Homeowners insurance is the most common type of household insurance; it covers both the structure and the contents, or your personal belongings. There are many varieties of homeowners insurance, offered by many companies, with different types of coverage for different areas and situations. There are special policies, for instance, for condo owners or renters, whose coverage needs are different from individual homeowners. Homeowners policies are classified with numbers or letters. A common form is HO3 or HOB, an adaptation of the HO3 policy. HOB is the common designation in Texas and other states.
An HOB policy is a hybrid, with elements of "open peril" and "named peril" coverage. Open peril coverage does not specify perils or dangers for which you are insured but rather lists exclusions, things for which you are not covered. Named perils are dangers against which you are specifically covered. An HOB is open for structures, named for personal property.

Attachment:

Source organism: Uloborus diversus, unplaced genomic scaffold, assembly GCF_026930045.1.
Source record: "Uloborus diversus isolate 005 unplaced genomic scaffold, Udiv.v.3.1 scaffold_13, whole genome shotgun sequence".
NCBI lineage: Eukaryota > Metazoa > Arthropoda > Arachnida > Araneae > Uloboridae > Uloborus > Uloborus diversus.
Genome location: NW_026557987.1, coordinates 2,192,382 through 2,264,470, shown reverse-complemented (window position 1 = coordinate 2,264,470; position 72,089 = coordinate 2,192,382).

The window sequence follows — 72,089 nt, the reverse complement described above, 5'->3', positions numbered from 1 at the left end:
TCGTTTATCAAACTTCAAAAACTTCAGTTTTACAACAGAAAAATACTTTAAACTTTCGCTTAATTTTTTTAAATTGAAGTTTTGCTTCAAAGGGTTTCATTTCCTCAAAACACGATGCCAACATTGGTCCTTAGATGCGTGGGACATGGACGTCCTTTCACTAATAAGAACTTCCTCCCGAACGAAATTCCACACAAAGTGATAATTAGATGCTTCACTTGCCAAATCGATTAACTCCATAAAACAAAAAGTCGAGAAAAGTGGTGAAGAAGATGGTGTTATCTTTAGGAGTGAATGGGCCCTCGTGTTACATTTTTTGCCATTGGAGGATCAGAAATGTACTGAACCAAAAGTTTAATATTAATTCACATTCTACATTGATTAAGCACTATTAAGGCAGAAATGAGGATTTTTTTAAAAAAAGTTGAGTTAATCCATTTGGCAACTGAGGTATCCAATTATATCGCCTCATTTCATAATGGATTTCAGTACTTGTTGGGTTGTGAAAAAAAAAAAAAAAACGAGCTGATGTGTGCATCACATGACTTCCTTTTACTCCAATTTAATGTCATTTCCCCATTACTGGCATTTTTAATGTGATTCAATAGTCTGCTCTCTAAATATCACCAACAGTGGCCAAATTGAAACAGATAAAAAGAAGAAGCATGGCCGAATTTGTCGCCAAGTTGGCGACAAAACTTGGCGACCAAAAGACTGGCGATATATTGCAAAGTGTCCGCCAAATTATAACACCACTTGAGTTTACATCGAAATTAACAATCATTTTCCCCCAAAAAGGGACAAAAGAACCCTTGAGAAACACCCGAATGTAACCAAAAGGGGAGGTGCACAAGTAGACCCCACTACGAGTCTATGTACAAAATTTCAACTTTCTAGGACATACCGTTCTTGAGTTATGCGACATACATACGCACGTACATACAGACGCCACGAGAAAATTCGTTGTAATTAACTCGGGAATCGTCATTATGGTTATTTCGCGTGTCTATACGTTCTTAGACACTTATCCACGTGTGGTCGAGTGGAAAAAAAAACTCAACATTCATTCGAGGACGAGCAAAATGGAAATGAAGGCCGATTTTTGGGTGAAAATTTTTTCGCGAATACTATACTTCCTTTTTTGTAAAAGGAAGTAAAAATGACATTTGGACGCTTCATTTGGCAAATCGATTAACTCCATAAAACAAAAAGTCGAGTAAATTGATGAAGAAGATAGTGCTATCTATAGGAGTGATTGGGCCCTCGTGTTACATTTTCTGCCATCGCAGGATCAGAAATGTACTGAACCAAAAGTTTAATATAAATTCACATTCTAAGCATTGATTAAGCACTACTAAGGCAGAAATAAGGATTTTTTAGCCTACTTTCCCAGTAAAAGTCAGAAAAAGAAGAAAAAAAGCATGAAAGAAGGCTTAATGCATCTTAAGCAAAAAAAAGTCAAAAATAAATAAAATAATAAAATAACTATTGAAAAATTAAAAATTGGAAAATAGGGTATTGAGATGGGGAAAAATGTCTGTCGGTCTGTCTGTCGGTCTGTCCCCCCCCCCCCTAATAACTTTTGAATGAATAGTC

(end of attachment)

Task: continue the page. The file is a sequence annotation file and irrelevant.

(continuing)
An HOB policy covers a house against most types of damage. It specifically excludes such things as earth movements, power failures, war or nuclear accident, vandalism, sinking foundations and wear and tear or deterioration. It also generally includes some protection against water damage, important in Texas and other coastal states. Earthquake protection is often purchased in California.
An HOB policy covers your personal property against 16 named perils. These include such things as fire or lightning, wind or hail, smoke, explosion, civil disturbance, falling objects, weight of snow or ice or overflow of water or streams. It also protects against theft or vandalism.
The amount of coverage varies with the value of your house. Personal property coverage is usually based on a percentage of the home value, typically 40 percent. A $100,000 house policy, for example, would have $40,000 of personal property insurance. Some companies and some lenders require you to insure for the full replacement value of the house.
HOB policies usually cover accessories, such as lawn mowers or garden tractors or boats and boat trailers and similar devices when on the premises. It also covers such things as credit cards, securities or precious metals, furs or jewelry, but usually with special limitations on dollar coverage.
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